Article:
Toyota to procure 100 MW of solar from reclaimed Kentucky coal mine site


Toyota may have ranked 52nd overall in the Solar Energy Industries Association’s (SEIA) 2022 Solar Means Business report for corporate users of solar energy, but the global manufacturer ranked first among U.S. automakers for the use of solar energy across its manufacturing operations with 21.7 MW of power capacity as of December 2022.

Since the SEIA report was published, Toyota has added 30 MW of solar to Alabama operations and now will add 100 MW(ac) of solar for its Kentucky-based operations.

Toyota Motor North America signed a virtual power purchase agreement (VPPA) this week with developer Savion for the offtake of a 100 MW brownfield solar project to be built on a reclaimed coal mine in Martin County, Kentucky.

Located on the border of Kentucky and West Virginia in Pilgrim, Ky., the Martiki Coal Mine is a 1,200 acre former mountaintop coal mine that was closed in the 1990s. The brownfield site has clear access to light from the sun, making it an ideal location for reclamation and the installation of solar panels. Construction on the project is anticipated to begin mid-year, with commercial operation on track for 2024.

Toyota’s 100 MW initial procurement will be used primarily to help reduce the company’s carbon footprint across its North America operations, supplementing the environmental stewardship in Kentucky, where Toyota’s largest vehicle manufacturing plant in the world is located. The new project procurement is in line with Toyota’s plans to make all its North American manufacturing operations carbon neutral by 2035.

“It is important that renewable power is more available to large-scale U.S. energy buyers, and converting brownfields like this offers a path forward for former energy communities to take advantage of the infrastructure they already have with transmission lines while providing clean energy to the grid,” said David Absher, senior manager of environmental sustainability, Toyota Motor North America.

According to the developer’s website, the Martin County solar site has the potential to be expanded to 200 MW in the next few years, with the initial 100 MW providing enough power for 33,000 Kentuckyan homes. The project is ideally situated nearby an existing 138 kV American Electric Power (AEP) power substation, the Inez Substation, making grid interconnection easy for the utility solar project.

Image: Savion LLC

Siting and permitting for the Martin County Solar facility kicked off in February 2020 and the project later received a $231 million industrial bond from the Kentucky Economic Development Finance Authority and $600,000 of sales tax incentives from the Kentucky Enterprise Initiative Act. Once complete, the project will provide Martin County about $300,000 per year in tax revenue.

At peak construction, the developer will employ 300 construction workers.

Savion is developing the project with the support of local partner Edelen Renewables, a Lexington, Ky.-based developer of renewable energy projects in former coal, oil and gas drilling and resource-producing regions from Texas to Kentucky. In addition to a recent partnership with Arcadia and the American Farmland Trust to deploy 500 MW of community solar, Edelen also works with Fortune 50 companies to site the development of renewable energy projects such as Martin County, Ky.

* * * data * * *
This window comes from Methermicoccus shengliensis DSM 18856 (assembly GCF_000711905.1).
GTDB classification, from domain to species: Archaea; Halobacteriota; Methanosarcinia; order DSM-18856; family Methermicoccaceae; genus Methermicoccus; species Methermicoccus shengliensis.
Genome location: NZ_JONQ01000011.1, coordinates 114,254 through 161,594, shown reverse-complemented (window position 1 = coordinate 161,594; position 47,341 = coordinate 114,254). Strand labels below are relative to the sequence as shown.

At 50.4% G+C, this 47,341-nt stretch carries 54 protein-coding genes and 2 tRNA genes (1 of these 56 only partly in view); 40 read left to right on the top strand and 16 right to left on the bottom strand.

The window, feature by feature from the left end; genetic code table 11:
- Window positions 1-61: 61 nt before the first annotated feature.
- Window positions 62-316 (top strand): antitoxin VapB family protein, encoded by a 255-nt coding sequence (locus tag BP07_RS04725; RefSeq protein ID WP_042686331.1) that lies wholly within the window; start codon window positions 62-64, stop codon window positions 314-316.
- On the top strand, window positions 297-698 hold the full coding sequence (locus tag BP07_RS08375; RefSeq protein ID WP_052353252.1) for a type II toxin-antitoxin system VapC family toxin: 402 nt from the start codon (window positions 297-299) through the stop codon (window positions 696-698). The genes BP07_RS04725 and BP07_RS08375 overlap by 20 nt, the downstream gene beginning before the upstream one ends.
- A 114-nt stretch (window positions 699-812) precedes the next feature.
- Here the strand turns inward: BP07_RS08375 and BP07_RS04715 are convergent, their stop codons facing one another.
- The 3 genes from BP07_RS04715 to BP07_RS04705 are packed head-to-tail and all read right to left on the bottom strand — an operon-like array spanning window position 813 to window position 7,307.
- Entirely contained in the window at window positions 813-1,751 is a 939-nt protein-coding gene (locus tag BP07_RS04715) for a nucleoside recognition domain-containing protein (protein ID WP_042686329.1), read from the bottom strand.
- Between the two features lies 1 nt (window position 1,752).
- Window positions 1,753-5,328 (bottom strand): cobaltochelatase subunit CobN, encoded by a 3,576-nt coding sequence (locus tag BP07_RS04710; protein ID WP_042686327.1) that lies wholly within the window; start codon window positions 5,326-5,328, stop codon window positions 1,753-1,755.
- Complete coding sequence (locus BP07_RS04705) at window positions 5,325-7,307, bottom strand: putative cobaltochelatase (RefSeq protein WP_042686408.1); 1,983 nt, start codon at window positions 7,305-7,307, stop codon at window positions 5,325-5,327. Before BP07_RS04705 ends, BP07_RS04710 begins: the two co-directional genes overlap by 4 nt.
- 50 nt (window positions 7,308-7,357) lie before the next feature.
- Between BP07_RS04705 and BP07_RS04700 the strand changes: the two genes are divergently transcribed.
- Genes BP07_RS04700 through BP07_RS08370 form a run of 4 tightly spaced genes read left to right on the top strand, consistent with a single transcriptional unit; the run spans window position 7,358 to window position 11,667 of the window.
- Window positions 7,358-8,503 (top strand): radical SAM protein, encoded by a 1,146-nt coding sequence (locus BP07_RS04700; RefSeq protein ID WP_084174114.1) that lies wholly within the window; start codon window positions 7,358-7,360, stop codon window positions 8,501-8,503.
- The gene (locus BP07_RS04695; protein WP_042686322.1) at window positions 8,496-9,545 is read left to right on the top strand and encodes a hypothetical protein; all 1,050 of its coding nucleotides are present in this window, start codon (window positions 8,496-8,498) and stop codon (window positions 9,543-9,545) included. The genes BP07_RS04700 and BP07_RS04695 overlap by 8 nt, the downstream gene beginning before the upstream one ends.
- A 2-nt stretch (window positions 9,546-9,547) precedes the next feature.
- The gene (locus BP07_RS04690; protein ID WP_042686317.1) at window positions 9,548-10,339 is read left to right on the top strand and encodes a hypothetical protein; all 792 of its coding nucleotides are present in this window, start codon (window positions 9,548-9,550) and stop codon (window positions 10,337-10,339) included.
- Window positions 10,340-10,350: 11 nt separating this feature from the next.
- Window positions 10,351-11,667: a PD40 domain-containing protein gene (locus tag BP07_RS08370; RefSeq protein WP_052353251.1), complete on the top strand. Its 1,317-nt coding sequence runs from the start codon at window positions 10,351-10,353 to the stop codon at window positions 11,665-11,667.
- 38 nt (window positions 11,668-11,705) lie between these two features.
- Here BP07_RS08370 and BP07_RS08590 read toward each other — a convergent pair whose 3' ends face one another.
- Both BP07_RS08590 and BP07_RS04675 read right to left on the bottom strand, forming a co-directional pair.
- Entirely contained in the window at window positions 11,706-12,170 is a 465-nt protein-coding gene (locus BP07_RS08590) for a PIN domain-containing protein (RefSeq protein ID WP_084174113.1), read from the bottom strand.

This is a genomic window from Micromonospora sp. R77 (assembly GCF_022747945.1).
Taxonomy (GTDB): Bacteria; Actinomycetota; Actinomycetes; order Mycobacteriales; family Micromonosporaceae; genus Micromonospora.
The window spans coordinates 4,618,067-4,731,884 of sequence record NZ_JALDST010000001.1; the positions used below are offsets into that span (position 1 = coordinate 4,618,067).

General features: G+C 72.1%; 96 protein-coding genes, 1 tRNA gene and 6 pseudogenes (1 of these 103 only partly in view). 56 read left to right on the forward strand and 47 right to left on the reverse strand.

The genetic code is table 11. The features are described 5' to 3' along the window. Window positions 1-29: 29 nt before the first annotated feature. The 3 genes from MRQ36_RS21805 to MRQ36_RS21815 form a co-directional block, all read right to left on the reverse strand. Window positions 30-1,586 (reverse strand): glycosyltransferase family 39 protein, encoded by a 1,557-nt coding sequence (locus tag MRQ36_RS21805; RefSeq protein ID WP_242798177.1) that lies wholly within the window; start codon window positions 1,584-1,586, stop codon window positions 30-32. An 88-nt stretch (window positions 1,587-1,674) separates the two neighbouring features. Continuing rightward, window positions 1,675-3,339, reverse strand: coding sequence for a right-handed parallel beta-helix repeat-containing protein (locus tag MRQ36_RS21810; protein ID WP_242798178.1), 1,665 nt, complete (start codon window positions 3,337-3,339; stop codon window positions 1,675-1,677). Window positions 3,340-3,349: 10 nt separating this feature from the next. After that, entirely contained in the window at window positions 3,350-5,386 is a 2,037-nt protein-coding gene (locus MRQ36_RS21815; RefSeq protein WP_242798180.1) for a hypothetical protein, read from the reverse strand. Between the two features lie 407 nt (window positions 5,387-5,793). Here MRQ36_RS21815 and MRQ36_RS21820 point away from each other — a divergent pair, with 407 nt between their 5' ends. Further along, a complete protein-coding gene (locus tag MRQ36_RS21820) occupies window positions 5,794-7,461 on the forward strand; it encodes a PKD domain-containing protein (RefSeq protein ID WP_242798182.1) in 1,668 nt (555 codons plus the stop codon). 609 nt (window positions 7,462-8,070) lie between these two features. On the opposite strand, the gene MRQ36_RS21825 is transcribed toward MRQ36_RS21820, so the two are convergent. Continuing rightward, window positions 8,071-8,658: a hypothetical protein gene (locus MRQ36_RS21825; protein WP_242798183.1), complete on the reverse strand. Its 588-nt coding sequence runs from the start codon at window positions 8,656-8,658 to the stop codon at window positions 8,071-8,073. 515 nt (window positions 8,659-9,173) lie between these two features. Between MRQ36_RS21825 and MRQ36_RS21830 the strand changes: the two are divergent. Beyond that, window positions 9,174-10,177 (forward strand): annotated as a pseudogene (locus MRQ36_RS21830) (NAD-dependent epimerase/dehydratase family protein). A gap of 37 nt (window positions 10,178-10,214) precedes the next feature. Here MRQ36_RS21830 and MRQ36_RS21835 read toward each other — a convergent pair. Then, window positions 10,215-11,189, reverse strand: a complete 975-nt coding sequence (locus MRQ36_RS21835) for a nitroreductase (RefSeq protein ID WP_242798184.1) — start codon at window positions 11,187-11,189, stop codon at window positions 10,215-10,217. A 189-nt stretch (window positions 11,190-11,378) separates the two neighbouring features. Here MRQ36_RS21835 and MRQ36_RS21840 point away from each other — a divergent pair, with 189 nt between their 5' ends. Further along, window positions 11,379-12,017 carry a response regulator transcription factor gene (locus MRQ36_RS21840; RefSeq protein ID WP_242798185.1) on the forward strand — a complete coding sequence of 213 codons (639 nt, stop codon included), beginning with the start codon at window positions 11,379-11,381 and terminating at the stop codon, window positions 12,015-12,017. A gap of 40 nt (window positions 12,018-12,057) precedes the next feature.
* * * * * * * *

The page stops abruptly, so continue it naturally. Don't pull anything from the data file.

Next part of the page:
At the time of the project’s December 2021 permitting approval, Savion had five coal mines sited for development in Kentucky, West Virginia and Virginia with about 550 MW of solar development potential over the next few years, representing more than $500 million of capital commitment projects.

Reclaimed coal sites present unique challenges to brownfield solar development which include:

  • Outstanding mining permits and bonds
  • Differential settlement of ground means use of fixed-tilt racking is used instead of single-axis tracking, which reduces electricity production from the system
  • Topography limits ability to consolidate array, leading to increased construction and lease costs
  • Increased civil construction costs
  • Increased racking costs. Must drill and backfill each post/pile hole with concrete.

In early April, the Internal Revenue Service issued guidance on “energy communities” as defined by the federal Inflation Reduction Act. These communities could be in former coal country where people are experiencing high rates of unemployment due to the closing of mines. Read more about what an energy community is here.

The IRA includes a 30% investment tax credit for the cost of developing renewable energy resources. Another 10% adder is applied to projects installed in energy communities, which have now been defined by the IRS:

  1. A brownfield site – defined as real property, the expansion, redevelopment, or reuse of which may be complicated by the presence or potential presence of a hazardous substance, pollutant, or contaminant and certain mine-scarred land.
  2. Statistical area – a metropolitan statistical area or non-metropolitan statistical area with a 0.17% or greater unemployment rate and 25% or greater tax revenues related to fossil fuel extraction, processing, transportation, or storage. These areas must also have an unemployment rate at or above the national average unemployment rate for the previous year.
  3. Coal closure – a census tract (or a census tract directly adjoining such census tract) in which a coal mine has closed after December 31, 1999, or in which a coal-fired electric generating unit has been retired after December 31, 2009.

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